SMITH v. The STATE.
A jury found Akeem Smith guilty of four counts of aggravated assault with a handgun and three counts of robbery by intimidation. The trial court entered judgments of conviction, imposed concurrent 20-year sentences for the robberies and one of the aggravated assault counts, and merged the remaining counts into the robberies. After the denial of a motion for new trial, Smith appeals.
1. Construed most strongly in support of the verdicts, the evidence shows that Smith and two accomplices were in Smith's car when they stopped and approached four men. Smith and his accomplices pointed a gun at the men, demanded their money and began searching their wallets and pockets. As the incident was taking place, a police officer passing by in his patrol car stopped and called for backup officers. Smith fled on foot, but his accomplices were arrested at the scene. Smith was apprehended a short time later on a nearby street.1 The evidence was sufficient to authorize a rational trier of fact to find Smith guilty of the crimes of which he was convicted.2
2. Smith contends that the trial court erred in admitting evidence of co-indictee Theron Poe's guilty plea and in allowing the state to make an improper closing argument based on the plea. However, as Smith acknowledges in his brief, he did not raise such objections at trial. Accordingly, he failed to preserve either issue for appellate review.3 Moreover, “in [Smith's] own closing, his attorney also referenced [Poe's] guilty plea, arguing that it [and Poe's failure to testify] should be viewed to exonerate [Smith]. Such acquiescence cannot serve as grounds for reversal. [Cit.]”4
3. Smith claims that his trial counsel was ineffective in failing to object to the evidence of Poe's guilty plea, in failing to object to the state's closing argument that the plea was evidence of Smith's guilt and the jury should convict him because Poe pled guilty, and in failing to request a jury charge that the guilty plea could not be considered as evidence of Smith's guilt.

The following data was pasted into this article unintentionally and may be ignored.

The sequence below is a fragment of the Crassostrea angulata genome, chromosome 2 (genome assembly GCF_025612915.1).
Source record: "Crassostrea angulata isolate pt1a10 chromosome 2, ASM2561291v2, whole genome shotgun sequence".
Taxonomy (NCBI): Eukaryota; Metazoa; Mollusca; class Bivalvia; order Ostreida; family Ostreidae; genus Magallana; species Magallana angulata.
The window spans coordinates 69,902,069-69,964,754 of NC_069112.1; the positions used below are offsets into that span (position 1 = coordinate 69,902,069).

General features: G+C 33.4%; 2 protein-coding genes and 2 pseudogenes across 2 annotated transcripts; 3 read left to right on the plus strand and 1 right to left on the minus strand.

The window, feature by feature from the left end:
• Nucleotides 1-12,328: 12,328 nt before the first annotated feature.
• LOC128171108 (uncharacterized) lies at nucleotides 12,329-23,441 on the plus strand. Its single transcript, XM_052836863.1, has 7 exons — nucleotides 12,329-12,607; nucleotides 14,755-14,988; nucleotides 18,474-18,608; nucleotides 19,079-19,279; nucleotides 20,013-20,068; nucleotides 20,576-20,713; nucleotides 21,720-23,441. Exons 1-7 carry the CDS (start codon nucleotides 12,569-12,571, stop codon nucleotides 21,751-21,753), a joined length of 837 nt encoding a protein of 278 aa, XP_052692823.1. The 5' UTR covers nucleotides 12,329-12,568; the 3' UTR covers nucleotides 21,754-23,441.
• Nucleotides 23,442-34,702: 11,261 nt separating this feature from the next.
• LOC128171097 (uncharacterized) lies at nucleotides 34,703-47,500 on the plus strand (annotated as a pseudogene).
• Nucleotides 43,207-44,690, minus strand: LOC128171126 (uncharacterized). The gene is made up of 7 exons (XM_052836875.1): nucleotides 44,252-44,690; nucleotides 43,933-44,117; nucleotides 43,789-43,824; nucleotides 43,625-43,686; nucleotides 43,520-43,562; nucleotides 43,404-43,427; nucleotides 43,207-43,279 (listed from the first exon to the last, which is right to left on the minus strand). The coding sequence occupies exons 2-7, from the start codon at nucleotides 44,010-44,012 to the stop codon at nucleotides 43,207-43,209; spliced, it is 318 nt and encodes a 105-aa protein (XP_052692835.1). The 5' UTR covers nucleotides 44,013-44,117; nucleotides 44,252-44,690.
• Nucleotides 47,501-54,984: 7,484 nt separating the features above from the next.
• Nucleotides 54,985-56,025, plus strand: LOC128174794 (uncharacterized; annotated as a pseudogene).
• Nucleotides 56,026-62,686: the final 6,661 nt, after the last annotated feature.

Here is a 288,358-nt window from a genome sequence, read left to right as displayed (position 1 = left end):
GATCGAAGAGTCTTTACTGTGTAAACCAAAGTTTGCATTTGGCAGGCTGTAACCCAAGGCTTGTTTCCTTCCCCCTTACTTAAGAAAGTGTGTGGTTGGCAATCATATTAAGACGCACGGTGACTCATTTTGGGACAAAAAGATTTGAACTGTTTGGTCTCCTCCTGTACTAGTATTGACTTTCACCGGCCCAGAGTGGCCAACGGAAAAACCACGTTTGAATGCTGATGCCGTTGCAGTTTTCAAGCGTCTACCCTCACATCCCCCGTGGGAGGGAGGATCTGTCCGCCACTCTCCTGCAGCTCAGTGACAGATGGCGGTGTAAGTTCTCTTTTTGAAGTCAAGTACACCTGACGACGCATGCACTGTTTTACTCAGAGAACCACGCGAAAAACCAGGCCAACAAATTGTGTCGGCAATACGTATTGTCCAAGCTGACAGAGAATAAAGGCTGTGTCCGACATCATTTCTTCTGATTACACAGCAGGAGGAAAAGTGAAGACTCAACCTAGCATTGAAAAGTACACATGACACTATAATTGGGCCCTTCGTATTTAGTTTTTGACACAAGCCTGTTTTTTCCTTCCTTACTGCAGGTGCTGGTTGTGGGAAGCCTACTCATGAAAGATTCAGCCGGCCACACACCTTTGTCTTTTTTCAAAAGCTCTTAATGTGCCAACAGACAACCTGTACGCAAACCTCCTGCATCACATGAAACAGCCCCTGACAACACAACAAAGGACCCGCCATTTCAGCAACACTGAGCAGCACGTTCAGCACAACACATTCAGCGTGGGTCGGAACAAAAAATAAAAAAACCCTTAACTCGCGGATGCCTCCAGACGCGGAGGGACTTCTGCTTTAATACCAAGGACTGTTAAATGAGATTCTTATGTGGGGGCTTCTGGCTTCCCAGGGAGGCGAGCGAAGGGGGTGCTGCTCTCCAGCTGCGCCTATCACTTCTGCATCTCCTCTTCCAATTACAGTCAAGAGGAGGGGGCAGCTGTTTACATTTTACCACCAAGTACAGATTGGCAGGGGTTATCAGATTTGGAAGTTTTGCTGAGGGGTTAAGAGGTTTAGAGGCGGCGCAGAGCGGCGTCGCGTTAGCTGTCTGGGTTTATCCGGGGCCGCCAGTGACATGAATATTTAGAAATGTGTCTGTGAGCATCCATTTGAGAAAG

To prevail on a claim of ineffective assistance of trial counsel, appellant must show counsel's performance was deficient and that the deficient performance prejudiced him to the point that a reasonable probability exists that, but for counsel's errors, the outcome of the trial would have been different. A strong presumption exists that counsel's conduct falls within the broad range of professional conduct. [Cit.] 5
a. With regard to admission of the guilty plea, Smith's attorney testified at the motion for new trial hearing that the defense theory was one of mere presence at the crime scene. Consistent with that theory, counsel did not object to the introduction of Poe's guilty plea because he thought it would actually help the defense by showing Poe to be the lone perpetrator of the robberies. As Smith's lawyer explained, “I was hoping that he would be acquitted of all the charges based on a theory that they had the bad guy that had done everything and Mr. Smith was merely present.” That certainly was a legitimate defense,6 and “[c]ounsel's decision as to which theory of defense to pursue is a matter of strategy and tactics; and, as a general rule, matters of tactics and strategy, whether wise or unwise, do not amount to ineffective assistance of counsel.”7